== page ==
Talking ‘bout my generation

Most event planners are in their thirties. Most successful incentive participants are in their 50s. Most event programmes are written for 18-year-old attendees, it would appear. John Fisher wonders whatever happened to thinking about the participants’ profile. Something strange is happening in the world of demographics. The generation gaps are getting bigger. According to Dick Stroud…

9 ways to increase audience engagement at events

For Karmen Vladar, the success of an event lies in ensuring that attendees are actively engaged before, during and after the event. The more intellectually and emotionally invested your audience becomes, the more likely it is that they’ll enjoy your event, tell others and help market your next event for you. Here are nine ways…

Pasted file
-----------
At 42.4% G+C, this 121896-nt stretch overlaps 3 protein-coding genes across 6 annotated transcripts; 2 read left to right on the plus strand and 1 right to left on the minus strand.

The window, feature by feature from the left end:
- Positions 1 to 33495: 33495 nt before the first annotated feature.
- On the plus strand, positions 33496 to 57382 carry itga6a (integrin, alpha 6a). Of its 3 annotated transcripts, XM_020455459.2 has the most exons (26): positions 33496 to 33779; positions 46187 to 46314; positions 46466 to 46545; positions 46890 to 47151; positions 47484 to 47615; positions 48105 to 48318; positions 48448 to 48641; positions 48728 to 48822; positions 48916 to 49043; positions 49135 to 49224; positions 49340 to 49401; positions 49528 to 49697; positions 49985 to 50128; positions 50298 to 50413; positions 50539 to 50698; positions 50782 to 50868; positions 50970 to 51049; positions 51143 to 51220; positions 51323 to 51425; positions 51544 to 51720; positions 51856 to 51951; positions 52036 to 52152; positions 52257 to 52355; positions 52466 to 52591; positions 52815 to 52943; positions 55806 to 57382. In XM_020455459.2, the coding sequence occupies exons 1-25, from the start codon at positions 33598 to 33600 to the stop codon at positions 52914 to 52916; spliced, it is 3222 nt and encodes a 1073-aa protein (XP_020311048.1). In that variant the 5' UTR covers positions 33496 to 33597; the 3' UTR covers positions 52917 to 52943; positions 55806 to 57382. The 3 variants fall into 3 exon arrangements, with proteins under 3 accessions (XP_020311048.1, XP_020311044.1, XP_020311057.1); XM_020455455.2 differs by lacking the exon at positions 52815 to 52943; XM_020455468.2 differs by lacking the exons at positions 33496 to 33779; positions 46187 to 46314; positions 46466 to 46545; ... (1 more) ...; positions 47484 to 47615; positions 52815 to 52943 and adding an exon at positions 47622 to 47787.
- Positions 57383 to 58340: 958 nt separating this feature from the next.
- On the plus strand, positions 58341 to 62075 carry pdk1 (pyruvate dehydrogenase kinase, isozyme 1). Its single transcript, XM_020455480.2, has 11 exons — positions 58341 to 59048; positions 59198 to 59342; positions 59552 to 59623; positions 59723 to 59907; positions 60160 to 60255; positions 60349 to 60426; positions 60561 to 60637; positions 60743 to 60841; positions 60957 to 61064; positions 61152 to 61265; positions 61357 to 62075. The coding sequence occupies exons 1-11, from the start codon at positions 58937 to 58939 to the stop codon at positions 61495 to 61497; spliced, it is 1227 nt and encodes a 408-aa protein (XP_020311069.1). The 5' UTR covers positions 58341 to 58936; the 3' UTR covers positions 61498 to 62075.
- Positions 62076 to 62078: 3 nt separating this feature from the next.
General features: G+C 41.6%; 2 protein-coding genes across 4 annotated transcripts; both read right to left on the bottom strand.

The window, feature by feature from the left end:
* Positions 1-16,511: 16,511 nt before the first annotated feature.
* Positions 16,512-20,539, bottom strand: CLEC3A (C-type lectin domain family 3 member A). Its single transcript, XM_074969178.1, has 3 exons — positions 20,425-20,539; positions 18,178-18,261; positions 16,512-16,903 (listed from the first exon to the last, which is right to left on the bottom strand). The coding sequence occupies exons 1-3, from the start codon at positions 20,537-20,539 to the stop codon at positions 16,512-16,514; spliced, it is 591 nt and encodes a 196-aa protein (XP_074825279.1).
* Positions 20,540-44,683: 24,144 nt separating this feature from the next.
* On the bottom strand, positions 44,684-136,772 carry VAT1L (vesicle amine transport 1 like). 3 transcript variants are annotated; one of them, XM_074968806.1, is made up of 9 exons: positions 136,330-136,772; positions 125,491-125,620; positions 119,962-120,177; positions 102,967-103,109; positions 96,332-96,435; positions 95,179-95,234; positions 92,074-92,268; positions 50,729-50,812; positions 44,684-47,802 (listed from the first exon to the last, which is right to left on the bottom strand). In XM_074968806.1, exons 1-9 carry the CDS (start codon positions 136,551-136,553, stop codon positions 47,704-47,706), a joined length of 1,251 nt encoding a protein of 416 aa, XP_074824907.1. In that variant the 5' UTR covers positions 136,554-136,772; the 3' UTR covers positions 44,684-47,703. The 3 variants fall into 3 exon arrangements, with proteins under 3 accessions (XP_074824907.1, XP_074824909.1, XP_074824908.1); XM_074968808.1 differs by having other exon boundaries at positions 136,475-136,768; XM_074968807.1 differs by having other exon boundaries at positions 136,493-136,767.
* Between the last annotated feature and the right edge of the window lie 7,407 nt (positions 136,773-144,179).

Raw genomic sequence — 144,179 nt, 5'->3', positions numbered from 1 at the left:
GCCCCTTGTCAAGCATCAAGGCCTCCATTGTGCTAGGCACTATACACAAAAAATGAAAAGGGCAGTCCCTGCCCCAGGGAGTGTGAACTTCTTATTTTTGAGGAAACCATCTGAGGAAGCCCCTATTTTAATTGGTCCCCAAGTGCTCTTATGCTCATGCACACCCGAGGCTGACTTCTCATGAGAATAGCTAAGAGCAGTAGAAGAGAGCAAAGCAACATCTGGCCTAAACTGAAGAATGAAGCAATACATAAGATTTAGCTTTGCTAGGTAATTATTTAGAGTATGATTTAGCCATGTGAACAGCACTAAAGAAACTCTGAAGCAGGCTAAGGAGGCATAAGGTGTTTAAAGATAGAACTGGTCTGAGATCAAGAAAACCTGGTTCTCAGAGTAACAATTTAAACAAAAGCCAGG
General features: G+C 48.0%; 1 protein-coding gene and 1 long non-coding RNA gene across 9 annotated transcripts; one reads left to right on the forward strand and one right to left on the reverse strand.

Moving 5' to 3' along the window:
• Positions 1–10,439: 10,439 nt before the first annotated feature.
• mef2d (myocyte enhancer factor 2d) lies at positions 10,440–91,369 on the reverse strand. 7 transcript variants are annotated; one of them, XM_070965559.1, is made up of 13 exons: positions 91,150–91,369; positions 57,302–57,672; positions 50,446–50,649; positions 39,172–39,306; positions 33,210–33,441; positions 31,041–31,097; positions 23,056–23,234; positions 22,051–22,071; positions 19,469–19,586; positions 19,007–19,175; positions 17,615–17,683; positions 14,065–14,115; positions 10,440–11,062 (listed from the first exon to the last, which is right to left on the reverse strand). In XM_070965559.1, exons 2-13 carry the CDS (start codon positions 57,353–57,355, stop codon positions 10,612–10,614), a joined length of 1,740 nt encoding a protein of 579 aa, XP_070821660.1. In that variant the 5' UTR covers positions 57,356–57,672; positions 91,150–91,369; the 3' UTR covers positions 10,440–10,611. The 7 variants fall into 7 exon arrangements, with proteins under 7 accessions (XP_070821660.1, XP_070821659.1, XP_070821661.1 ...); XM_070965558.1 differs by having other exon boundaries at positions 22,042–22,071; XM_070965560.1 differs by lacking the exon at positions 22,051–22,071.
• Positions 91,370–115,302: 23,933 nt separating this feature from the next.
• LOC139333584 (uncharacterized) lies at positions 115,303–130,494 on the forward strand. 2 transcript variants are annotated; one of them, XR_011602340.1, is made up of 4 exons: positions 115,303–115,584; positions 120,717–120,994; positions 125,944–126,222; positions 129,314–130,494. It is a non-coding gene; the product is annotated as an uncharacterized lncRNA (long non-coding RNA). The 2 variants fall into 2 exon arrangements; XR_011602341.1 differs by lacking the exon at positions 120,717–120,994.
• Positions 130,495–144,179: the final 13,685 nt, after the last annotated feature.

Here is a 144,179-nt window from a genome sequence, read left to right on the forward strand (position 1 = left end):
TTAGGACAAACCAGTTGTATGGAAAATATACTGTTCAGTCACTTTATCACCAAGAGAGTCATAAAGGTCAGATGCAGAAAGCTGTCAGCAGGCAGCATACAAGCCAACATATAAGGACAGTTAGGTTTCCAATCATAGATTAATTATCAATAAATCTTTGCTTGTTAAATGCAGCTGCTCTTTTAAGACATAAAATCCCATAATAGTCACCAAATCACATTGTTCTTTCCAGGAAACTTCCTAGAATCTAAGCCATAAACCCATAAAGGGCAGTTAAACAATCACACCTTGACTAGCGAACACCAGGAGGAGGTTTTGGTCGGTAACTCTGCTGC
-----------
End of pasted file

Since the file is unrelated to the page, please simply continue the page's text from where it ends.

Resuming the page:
Conference content creativity

John Fisher suggests there may be more than one way to present conference and meetings content. You know all about waste operatives (bin men) and talent managers (HR), now please welcome ‘meeting architects’. But it’s not as daft as it sounds. A book by Maarten Vanneste called Meeting Architecture – A Manifesto sets out a…

Scientific programme management

Scientific programme management is actually a whole separate arm of eventing, but for informational purposes, I will give you a brief overview on the field here. Scientific programmes relate to conferences within the medical and technical industry. It involves the selection of related industry committees, and working with them to put together the programme for a…

Managing an on-site scientific programme

Hand-in-hand with Scientific Programme Management, comes the on-site component of running the Speakers’ Room. Setting up the Speakers’ Room is quite straightforward – I usually place the arrivals/check-in desk very close to the door, to make it obvious that speakers need to report there first. I place two staff members at the desk to scan…